After getting back from the NW trip I had a list of things I wanted changed or added before departing for the Balloon Fiesta trip. First modification was to move the living room TV/Couch from the driver’s side to the passenger side, thus allowing the chairs to be moved to the larger slide behind the driver. This switch simplifies the tasks needing to be done when arriving and departing. Also allows someone to sit in those chairs while driving now that there are seat belts although the ottomans are normally seat-belted in. Currently those seat belts hold on to the ottomans. I’d hate to get hit by one of those in an emergency stop.
Next thing was to install a motion light by the inside stairs. I happened to find something on Amazon that now after using it a few days is the perfect solution. Motion LED light. It’s rechargeable via a micro USB cable. And to make it even simpler to install, it has a metal plate with 3M tape to mount it to your surface. Then you can remove the light at any time to charge it as it’s magnetically attached to the plate you installed. It only stays on 18 seconds, which is perfect for entering or leaving the RV. It’s affixed to a flat surface under the passenger-side pullout drawer. I like it so much I want to buy more, so I am trying to figure out where I need them first.
After installing that, I tackled installing some drip channel above the windshield. A buddy told me he had done that and it really helped keep that huge piece of glass clean while parked. Prior to adding this, water and dirt from the roof would streak down the windshield after just a day or so, making it necessary to clean it almost every day. Since adding that a week ago, I haven’t had any dirt streaks on the windshield at all. Now if I could only figure out a way to keep the bugs from splattering while driving!
I then drilled a large hole in the dining room cabinet to install a power tower that can pull up or close down when not needed. The only outlet in that area was under the table, very difficult to get a plug into. Power Pop-Up Station, three outlets I also installed a small 8″ square piece of sheet metal on the roof to act as a ground plane for our Cell Phone Signal Booster
The last thing I accomplished during the time between trips was to install 640 watts of solar panels on the RV roof. Last year I installed a Bogart Trimetric Battery Meter that measures amps into and out of the house battery pack. That helped me determine how much energy needed to be put back into the batteries after a 24-hour period, giving me a starting point to determine what I might need. First I built a 200w portable suitcase, documented in an earlier post last spring. I sorted out the controller details and approximately how much wattage I needed. I then installed a controller in the coach that was sized for the panels on the roof; but while I did more research on what panels to buy, I could use it for the portable panels I have stowed in the RV basement till I pulled the trigger on the roof- mounted panels.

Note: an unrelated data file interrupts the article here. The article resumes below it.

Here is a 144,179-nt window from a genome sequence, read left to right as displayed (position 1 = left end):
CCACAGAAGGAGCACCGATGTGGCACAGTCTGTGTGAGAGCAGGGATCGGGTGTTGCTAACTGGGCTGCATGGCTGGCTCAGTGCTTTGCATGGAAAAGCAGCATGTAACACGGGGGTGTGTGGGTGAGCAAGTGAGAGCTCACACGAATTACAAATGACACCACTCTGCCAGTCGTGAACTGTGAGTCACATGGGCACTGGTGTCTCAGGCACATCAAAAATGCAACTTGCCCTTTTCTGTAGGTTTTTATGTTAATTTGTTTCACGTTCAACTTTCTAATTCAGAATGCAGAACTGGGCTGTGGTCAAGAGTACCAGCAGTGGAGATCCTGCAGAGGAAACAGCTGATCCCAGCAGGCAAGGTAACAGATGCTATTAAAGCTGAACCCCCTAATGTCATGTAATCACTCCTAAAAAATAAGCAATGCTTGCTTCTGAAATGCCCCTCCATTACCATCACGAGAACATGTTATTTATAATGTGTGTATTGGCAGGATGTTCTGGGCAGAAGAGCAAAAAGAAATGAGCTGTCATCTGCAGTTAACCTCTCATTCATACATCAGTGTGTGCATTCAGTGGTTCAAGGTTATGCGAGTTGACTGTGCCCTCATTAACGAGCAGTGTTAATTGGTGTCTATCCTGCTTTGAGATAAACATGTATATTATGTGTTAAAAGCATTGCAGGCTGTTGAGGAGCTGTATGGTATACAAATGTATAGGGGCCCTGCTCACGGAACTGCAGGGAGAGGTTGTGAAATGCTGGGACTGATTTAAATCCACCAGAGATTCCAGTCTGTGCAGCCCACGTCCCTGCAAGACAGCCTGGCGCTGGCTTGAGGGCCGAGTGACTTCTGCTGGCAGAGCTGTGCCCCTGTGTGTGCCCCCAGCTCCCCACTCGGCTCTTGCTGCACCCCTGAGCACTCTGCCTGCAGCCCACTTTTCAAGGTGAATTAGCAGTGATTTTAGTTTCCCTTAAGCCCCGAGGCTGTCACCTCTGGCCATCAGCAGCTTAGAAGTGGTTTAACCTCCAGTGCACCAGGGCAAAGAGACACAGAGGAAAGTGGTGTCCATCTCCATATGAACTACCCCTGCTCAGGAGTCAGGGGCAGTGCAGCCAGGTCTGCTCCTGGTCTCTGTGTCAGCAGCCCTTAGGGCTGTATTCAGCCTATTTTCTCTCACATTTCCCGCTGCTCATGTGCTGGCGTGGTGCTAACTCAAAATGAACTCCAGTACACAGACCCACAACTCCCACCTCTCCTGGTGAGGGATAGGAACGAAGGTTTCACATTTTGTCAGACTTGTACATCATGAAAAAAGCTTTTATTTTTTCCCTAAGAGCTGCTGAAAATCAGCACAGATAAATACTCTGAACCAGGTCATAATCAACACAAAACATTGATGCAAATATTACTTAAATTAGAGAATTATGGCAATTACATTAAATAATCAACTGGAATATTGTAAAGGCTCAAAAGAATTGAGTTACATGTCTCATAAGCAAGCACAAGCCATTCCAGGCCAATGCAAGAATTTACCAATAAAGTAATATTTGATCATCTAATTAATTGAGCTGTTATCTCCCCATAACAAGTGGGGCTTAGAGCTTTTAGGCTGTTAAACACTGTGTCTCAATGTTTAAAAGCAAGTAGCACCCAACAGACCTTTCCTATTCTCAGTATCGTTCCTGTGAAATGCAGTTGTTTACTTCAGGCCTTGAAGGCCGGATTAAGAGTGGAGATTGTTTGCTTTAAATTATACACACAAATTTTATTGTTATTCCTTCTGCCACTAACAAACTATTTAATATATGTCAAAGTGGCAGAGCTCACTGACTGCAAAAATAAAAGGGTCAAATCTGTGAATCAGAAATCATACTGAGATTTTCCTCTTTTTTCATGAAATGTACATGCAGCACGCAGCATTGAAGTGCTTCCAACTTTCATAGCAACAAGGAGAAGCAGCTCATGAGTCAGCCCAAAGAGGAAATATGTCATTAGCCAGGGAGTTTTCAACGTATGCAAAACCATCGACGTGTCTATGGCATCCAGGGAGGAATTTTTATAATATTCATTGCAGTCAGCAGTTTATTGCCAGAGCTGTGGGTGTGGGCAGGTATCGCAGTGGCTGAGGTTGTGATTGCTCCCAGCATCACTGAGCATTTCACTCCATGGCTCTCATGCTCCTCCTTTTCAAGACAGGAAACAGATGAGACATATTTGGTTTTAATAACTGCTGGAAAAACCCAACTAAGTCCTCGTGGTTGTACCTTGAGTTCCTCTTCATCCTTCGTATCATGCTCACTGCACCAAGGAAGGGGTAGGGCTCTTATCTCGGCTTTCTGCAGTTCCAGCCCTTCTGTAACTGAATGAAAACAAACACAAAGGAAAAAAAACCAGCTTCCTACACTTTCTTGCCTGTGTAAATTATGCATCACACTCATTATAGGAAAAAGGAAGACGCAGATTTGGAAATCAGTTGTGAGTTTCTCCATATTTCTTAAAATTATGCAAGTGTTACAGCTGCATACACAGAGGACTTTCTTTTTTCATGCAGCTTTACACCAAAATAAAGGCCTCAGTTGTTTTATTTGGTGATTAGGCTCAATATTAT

Fast forward to now. I first tested each panel with a voltmeter laying in the back of the pickup truck to see if I had any DOA panels. Then I did what I call a “sidewalk test”, laid them out on the side walk one morning and hooked them up to the coach’s controller to see if they put out amps.
I installed 4 Renogy Flexible 160w mono solar panels, all serially connected to keep the amperage low and the voltage high, allowing for much less voltage drop on the 35′ cabling runs from the roof to the controller via the rear cap. I wanted to line them up along the passenger side edge but there were some things sticking up on the roof that would create shadows on the panels so a couple of them were moved further inboard the others.
I used 2 tubes of Sikaflex 252 for gluing down the panels to the fiberglass roofing. Renogy recommended that as it would stick to their ETFE material. All in all it was a simple process to install and cable them. The only actual difficult part was fishing the cables down thru the inside of the rear cap. You cannot see what you are doing as all you have is a 1″ hole and it’s not a straight shot to the bottom. I eventually found a 1/4″ x 10′ piece of threaded rod that was stiff enough and flexible enough, and long enough to come out the bottom. Everything I had that might have worked was only 6′ long. Not enough to come thru the bottom of the compartment where I could grab it and pull it further down and over to the Controller storage compartment.
It’s all done and it generates a lot of power! Next week we will be dry camping at the Balloon Fiesta for 12 days. That should give me a lot of empirical data to work with for any future modifications.
Yes, flexible panels were more expensive than rigid panels; but after I figured in the costs of the mounts and extra time it would take to install, not to mention the piece of mind while driving down the freeway that those heavy rigid panels might have become decapitation projectiles to an unlucky car following behind…. I am very happy with my decision. The rigid mounting brackets I wanted to use were from AM Solar, and they were about $80 per panel.
We will see how they hold up over time.